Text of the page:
• and pulled him over. However, Knowles was ready  for him - he took the officer hostage at gunpoint,  

  • put him in the back of the police carand took off in the stolen cruiser.  

  • Realizing that a stolen police car was  incredibly obvious, Knowles used the  

  • cruiser to pull over another innocent motoristAfter kidnapping the driver, James Meyer, he put  

  • both hostages in the back of Meyers' vehicleand drove out into the woods of Pulaski County,  

  • Georgia. There, he handcuffed the men to a tree  and shot them both in the head at close range.

  • The blatant murder of a police officer would  spell the beginning of the end for Knowles.  

  • Just hours later, Knowles approached a police  roadblock that had been erected to capture him.  

  • With no other options, Knowles crashed  his stolen car through the barrier,  

  • lost control of the vehicle  and crashed into a tree. An  

  • injured Knowles then escaped on foot into the  woods, firing shots at officers as he fled.

  • Knowles was pursued by officers from several  agencies armed with dogs and a helicopter,  

  • but in the end he would meet his downfall at the  hands of a civilian. 27-year old David Clark,  

  • a Vietnam veteran and avid hunter, spotted Knowles  in the woods several miles away from the official  

  • search area on November 17th. Seeing that  Knowles was bleeding from a wound on his head,  

  • the suspicious hunter cornered Knowles with  his shotgun and held him at a neighbor's home  

  • until police arrived, finally putting  an end to his vicious murder spree.

  • Once in custody, Knowles claimed to have murdered  more than 35 people between July and November of  

  • 1974, though police were only able to verify 18  of his murders. On November 18th, the day after  

  • his capture, Knowles was being transferred tomaximum security facility when he made one last  

  • desperate bid for freedom. He made a grab for  the sheriff's revolver, which went off during  

  • the scuffle, prompting FBI agent Ron Angel to  shoot Knowles 3 times at point blank range,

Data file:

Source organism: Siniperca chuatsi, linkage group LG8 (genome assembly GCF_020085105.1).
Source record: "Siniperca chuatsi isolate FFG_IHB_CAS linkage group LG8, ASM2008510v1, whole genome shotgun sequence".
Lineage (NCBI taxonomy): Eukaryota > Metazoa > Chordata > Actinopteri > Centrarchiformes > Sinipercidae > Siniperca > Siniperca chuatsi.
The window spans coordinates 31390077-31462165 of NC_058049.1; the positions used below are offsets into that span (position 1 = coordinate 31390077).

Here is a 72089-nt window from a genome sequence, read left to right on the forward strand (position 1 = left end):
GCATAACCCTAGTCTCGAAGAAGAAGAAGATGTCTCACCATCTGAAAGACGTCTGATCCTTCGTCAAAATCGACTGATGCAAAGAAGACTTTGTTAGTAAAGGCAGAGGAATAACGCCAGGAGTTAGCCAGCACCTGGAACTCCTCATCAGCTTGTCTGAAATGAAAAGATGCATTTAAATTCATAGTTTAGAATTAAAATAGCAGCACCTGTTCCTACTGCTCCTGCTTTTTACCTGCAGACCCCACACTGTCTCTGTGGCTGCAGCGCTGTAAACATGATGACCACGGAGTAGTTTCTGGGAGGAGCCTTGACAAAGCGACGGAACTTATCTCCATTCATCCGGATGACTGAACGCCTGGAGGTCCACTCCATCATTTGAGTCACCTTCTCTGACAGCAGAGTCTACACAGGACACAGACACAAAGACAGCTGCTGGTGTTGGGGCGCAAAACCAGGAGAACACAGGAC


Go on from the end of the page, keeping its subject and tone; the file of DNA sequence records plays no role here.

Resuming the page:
• killing him instantly. The Casanova Killer  had met his own brutal and final end.

  • Even after Knowles' death, the police and  the public remained fascinated by his crimes.  

  • His movie-star good looks, charisma and devilish  smirk endeared him to his victims and earned  

  • him his nickname, the Casanova Killer. His  constant movement criss-crossing the country  

  • and the fact that he murdered victims indifferent states made it harder for police  

  • to link his various murders to a single killerThere appeared to be no pattern to his victims,  

  • and he indiscriminately killed men  and women, children and adults.  

  • Knowles also had no consistent M.O., stabbing some  victims, strangling others and shooting the rest.  

  • Some were assaulted and robbed, while others were  simply killed for no apparent reason. By the time  

  • police connected the seemingly random crimes to  a single killer, it was too late for his victims.

  • His death in custody at the hands of the FBI  meant Knowles would never have to explain the  

  • motivations for his crimes in court. The taped  confession he had left with his lawyer may have  

  • been the key to unlocking the Casanova Killer's  motives, but sadly, the tapes were allegedly  

  • destroyed when the courtroom where they were being  stored was damaged by a flood. The lawyer who  

  • received the tapes from Knowles claims not to have  listened to them before they were destroyed, and  

  • refuses to speculate on Knowles motives, standing  by his commitment to client confidentiality.

  • Perhaps his traumatic childhood and his father's  abandonment set the stage for Knowles to go on  

  • to become a killer. Maybe the heartbreak of his  broken engagement prompted him to graduate from  

  • petty crime to vicious murder. Or, maybe, his  motive was simply to gain notoriety and fame  

  • for his brutal crimes. The fact that he let  journalist Sandy Fawkes go free and unharmed,  

  • and the fact that his murders seemed  to be crimes of opportunity rather  

  • than targeted killings, appear  to add credence to this theory,  

  • but we'll never know for sure why  Paul John Knowles was driven to kill.

  • If you thought serial killers from the 70s  were bad, be sure and check out this video,  

  • calledWhy This Generation Will Have  More Serial Killers Than Ever”. Or,  

  • perhaps this other video will  be a little less unnerving.

On November 17th, 1974, Sandy Fawkes  was watching the evening news in a state  

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America's Worst Serial Killers - The Casanova Killer